|A Reading For the First Time|
Yesterday afternoon was the first time I've read passages of my book in public.
Obviously, I've read them aloud before. All during the editing process I read the manuscript aloud to myself to find the blunders, awkward spots and unspeakable passages and eradicate them with all possible speed. So the text is infinitely familiar to me.
But this was for an audience at the Hollywood Public Library here in my Portland neighborhood, so it was BIG. Unfortunately, the timing of the reading and discussion of The Brides of March coincided with the second big head cold of the school season. Our youngest has been down for a week, me the next longest, then our daughter, then our older son and finally my wife who tends to get things last since she spends as much or more time with her workmates as at home with us, the plague family.
So instead of worrying endlessly before the event, I slept for two hours that morning, unable to keep myself upright with sickness, before toddling down to the library with a bagful of books, a double helping of beverages and our daughter, who decided she wanted to go (brave considering the book is about the whole family, including her, and it could feel kind of weird to have your name bandyed about while sitting there in the front row--I had assumed none of the family would want to brave that!).
I had prepped myself with the comforting idea that often these things have four friends at them and none more, and that it could end up being a comfortable chat about the book and nothing scarier than that. There might have been more folks there (in the end there were at least twenty, and even some of them strangers), but the Oregonian got the place wrong in the Literary Events calendar and the Hollywood Star had the time wrong, so anyone actually arriving there on time at that location really had to make an effort or be personally contacted by me with the info.
Despite all that, it was Good. While I'm sure my head cold did nothing for my diction or clarity of speech, it did break down my naturally inhibited state, and I actually enjoyed myself. Heck, talking about same-sex marriage is something I Like to do, and here was a great chance, after getting some pages of reading out of the way so that the audience would know what the book was about.
Mary Bush, who hosted the event for the library, was lovely and gracious and made me feel like a celebrity. Bless her heart. She even told me that the book was so requested at the library that she hadn't been able to get a copy yet, and that the branch was ordering several more copies! That makes my library loving heart sing. She mentioned in her introduction that I had told her how my grandparents took suitcases of books out of their local Ashland Oregon library each week; what I hadn't told her is that I had worked my way through the entire children's selection at the tiny Campbell River library by the time I was ten, and started in on the grownup humor books, which is perhaps why I ended up writing humor instead of deadly serious literary novels. Every week we would go to the library, just as I took my older two children each week with our enormous book bag.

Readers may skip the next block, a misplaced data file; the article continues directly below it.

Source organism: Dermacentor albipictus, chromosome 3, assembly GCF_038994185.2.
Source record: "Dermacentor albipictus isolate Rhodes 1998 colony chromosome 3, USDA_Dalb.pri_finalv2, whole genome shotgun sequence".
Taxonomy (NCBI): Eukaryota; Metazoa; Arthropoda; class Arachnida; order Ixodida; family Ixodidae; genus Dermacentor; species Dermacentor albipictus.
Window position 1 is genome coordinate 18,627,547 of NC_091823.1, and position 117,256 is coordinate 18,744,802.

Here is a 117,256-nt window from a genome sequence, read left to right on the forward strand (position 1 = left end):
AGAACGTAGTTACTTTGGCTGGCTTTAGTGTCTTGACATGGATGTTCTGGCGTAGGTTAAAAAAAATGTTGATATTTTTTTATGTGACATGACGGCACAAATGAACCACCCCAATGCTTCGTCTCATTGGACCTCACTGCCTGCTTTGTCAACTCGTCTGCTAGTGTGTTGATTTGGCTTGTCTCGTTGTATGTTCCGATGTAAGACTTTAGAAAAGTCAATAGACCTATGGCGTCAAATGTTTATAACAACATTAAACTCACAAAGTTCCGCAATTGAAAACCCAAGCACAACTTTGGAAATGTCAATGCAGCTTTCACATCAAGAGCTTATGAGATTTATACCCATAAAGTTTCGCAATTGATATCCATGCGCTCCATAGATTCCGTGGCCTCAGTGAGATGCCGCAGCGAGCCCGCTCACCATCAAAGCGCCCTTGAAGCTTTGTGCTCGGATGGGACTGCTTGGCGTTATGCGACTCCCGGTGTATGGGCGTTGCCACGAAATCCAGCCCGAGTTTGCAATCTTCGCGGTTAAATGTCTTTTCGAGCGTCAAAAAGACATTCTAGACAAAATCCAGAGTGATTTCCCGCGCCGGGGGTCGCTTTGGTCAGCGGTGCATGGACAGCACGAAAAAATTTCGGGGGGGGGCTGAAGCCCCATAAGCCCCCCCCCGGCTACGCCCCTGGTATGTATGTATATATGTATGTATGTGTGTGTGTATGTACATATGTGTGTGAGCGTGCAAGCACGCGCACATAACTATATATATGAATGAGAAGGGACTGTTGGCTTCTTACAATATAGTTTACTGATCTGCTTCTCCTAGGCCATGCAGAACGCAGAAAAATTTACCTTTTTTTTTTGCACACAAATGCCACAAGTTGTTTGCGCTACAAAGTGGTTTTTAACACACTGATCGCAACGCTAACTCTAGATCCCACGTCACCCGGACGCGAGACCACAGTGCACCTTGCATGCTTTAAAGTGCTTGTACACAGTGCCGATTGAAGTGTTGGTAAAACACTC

Child number three, with easily five hundred children's books to choose from at home, comes less often (he is less library friendly and becomes overwhelmed by the images and echoing sound--though now that he has discovered the computer games available, he is more willing to brave the crowds), we still have at least thirty books checked out at any time, and library books on tape are one of my chief delights and my one vice--listening to old favorites I've read at least twice already, while working on portraits.
Yes, I was nervous. But having survived this, I am empowered to try it again, which is good, since I'm doing it again on December 7th at Q Center during the opening of my exhibit. I will survive!
And in case anyone cares to listen--there will be an interview of me on KBOO at 9 am tomorrow (our older son's 16th birthday!) by Ed Goldberg, who is a charming and intelligent man and a delightful conversationalist. Let me know what you think.